Drive by any inland body of water and there they are on the side of the road. Trucks or cars parked in dusty, rocky paths. Look even closer and you will see them. The early bird spring fishers.
Rustling through their tackle boxes, rigging poles, or even congregating in small boats, these are the real addicts. Spring, you see, is feasting time for fish, as they have spent months hibernating under ice or in very cold water (in northern states). As the warmer weather comes, so do the bugs. A bug lands on the surface and wham, it is a feeding frenzy.
I can spot these folks every year. I know what they are doing, as I drive by and gaze longingly at them. But then I snap out of it and realize how grateful I am to have a job. I begin to realize that these people must work the night shift to be able to fish during the morning hours.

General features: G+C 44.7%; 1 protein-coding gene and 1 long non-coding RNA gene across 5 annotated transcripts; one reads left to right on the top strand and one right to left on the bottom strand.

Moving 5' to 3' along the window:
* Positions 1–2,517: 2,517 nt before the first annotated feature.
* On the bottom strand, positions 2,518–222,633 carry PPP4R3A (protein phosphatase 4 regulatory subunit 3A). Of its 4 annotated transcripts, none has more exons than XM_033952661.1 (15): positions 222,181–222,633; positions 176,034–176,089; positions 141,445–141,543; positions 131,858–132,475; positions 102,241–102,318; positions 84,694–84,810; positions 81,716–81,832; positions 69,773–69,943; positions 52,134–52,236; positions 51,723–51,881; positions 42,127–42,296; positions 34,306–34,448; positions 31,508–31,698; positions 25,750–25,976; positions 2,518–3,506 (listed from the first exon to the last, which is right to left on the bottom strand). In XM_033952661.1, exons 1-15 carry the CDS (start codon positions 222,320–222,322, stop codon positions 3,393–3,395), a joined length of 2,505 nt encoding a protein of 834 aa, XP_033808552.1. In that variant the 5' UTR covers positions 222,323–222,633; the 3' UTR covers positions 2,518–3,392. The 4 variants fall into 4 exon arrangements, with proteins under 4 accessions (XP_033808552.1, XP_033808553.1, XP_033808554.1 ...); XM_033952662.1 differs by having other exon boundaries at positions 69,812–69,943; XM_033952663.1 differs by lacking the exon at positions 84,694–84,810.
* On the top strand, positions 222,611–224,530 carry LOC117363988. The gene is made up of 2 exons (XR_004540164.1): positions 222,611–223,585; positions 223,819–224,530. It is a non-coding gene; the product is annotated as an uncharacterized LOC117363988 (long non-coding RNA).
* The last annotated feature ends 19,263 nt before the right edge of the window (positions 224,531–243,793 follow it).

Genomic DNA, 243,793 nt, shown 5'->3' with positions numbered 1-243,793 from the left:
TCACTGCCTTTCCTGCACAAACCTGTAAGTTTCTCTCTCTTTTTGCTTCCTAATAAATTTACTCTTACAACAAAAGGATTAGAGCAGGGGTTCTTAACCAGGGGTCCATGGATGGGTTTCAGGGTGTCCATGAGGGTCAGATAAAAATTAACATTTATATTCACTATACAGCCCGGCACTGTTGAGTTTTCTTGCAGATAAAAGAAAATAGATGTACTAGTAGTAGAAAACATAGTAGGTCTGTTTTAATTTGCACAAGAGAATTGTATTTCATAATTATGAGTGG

Just the other day, I was at a state park. As I drove in, I saw the state sign for fishing (trout) limits -- emblazoned on the dark wood hut in a worse-than-highlighter yellow. I had no idea that fishing was even allowed in this particular park.
Look around and take note. Fishing spots are getting popular. Take a kid fishing. Go by yourself. But don't forget your license.
Here are links for Connecticut and New York.
Maine Saltwater fishing reports 2019
4 weeks ago